Crown Prepares to Negotiate Turangi Claim

  • Doug Graham
Treaty of Waitangi Negotiations

The Minister in Charge of Treaty of Waitangi Negotiations, Hon D.A.M. Graham, said today the Government will carefully consider the Waitangi Tribunal's remedies report on the Turangi township claim.

In 1995 the Tribunal reported on the claim and found the Crown had seriously breached its obligations to Ngati Turangitukua. Negotiations between Ngati Turangitukua and the Crown were unsuccessful.

'The remedies report, issued today, is the first time the Tribunal has made interim binding recommendations for the resumption of properties subject to Section 27B of the State-Owned Enterprise Act.

'As such it is very much a test case,' Mr Graham said.

The Tribunal recommended that the Crown compulsorily resume 15 memorialised properties valued at $3.2 million for transfer to the claimants, Ngati Turangitukua. The Tribunal also made non-binding recommendations for $3.9 million of Crown property and cash.

The interim recommendations, which will not be confirmed for 90 days, give the Crown and Ngati Turangitukua till 5 October to negotiate a settlement.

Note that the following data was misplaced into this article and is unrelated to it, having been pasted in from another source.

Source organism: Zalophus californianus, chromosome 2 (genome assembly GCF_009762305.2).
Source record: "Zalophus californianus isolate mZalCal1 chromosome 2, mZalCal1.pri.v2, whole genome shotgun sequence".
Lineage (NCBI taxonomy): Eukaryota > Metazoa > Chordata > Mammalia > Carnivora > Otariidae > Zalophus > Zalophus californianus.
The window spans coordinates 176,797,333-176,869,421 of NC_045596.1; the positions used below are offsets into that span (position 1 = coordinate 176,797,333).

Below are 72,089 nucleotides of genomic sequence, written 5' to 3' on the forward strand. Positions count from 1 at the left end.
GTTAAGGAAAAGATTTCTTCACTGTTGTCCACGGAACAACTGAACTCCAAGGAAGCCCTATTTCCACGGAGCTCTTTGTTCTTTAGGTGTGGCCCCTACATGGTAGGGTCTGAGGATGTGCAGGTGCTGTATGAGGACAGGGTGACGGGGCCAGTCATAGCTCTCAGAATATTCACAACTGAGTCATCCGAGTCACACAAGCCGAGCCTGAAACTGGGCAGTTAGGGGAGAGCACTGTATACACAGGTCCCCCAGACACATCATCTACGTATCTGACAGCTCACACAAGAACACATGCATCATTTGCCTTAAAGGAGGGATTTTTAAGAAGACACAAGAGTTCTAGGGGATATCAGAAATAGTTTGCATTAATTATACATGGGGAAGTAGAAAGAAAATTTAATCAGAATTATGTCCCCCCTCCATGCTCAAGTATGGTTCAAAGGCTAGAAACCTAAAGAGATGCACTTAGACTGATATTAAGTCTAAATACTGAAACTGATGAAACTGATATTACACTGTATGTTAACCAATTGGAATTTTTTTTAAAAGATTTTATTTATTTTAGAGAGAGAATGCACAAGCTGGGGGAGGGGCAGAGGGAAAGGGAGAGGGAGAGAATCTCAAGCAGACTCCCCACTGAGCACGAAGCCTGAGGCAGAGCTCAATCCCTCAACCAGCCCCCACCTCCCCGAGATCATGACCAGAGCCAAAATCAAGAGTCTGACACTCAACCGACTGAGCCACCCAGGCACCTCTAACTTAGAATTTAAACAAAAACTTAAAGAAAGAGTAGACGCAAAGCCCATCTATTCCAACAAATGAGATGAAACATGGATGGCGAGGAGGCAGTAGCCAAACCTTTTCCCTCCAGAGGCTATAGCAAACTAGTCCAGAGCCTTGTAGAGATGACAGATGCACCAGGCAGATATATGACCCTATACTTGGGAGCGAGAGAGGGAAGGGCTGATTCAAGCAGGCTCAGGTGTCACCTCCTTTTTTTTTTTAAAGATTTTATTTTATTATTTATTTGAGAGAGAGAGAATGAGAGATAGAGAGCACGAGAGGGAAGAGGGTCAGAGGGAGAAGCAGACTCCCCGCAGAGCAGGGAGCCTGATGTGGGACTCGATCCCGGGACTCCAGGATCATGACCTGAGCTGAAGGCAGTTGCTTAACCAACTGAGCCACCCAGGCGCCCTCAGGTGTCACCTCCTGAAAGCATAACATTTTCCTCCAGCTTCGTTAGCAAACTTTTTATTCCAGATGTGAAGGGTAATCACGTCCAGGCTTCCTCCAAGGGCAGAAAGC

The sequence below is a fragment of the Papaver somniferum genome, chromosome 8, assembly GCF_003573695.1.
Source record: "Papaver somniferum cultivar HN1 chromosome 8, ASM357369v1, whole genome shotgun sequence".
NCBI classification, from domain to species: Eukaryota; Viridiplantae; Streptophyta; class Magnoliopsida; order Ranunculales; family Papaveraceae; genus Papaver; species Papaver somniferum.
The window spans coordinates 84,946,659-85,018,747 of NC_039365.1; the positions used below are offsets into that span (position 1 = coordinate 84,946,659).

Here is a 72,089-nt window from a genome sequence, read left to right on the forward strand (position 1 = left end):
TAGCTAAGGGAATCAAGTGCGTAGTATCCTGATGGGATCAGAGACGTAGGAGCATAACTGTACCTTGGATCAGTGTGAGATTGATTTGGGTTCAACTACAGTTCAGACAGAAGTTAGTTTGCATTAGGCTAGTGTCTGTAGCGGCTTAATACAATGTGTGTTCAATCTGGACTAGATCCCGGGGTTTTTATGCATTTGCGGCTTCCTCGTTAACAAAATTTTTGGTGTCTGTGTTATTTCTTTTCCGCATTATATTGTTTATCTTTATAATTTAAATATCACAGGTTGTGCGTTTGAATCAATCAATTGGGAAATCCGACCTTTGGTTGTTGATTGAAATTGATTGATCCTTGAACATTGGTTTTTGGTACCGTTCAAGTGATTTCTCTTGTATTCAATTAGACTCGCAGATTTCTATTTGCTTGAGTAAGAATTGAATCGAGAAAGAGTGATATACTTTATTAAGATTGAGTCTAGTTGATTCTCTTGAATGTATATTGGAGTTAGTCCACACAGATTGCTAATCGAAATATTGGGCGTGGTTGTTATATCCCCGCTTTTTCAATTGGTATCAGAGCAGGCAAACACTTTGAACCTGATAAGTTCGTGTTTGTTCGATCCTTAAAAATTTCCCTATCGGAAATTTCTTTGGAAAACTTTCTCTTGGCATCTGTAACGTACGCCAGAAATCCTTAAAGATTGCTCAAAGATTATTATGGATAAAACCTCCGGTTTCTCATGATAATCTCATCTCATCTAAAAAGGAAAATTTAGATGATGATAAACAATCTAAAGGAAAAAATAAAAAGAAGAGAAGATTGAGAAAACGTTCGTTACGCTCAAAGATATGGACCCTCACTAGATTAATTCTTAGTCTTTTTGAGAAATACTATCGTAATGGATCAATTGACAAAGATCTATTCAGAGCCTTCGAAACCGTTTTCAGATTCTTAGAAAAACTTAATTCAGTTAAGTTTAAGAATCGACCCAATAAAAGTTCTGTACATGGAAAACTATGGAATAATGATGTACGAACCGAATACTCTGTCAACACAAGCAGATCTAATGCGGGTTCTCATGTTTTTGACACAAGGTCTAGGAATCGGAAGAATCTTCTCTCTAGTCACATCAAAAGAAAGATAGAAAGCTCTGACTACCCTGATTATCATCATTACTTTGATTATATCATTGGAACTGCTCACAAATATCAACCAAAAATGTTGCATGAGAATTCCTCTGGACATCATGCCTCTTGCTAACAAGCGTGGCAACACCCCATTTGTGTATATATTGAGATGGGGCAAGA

'These negotiations may change the mix of properties that will be resumed,' Mr Graham said.

'If the parties do not agree to a settlement, then after the 90-day negotiation period ends, the Tribunal's recommendations for resumption of those properties that have memorials registered against title will become binding on the Crown.

'Once the recommendations become binding, the Minister of Lands will notify owners of properties to be resumed that their property will be acquired under the Public Works Act at market valuation and costs.

'All properties not owned by the Crown which are subject to today's interim recommendations have memorials on the Certificates of Title clearly showing that the land may be needed for Treaty settlements.'

The memorial system was established by the last Labour Government in 1988 after the Court of Appeal found that the Crown had an obligation to protect Maori interests during the creation of State-Owned Enterprises.

The memorials stay on the titles when SOEs sell land, so that the Tribunal's powers extend to land that SOEs have on-sold to private parties.

'Anyone who buys a former SOE property will therefore be aware that the Tribunal can require the Crown to purchase the property at market value for return to Maori,' Mr Graham said.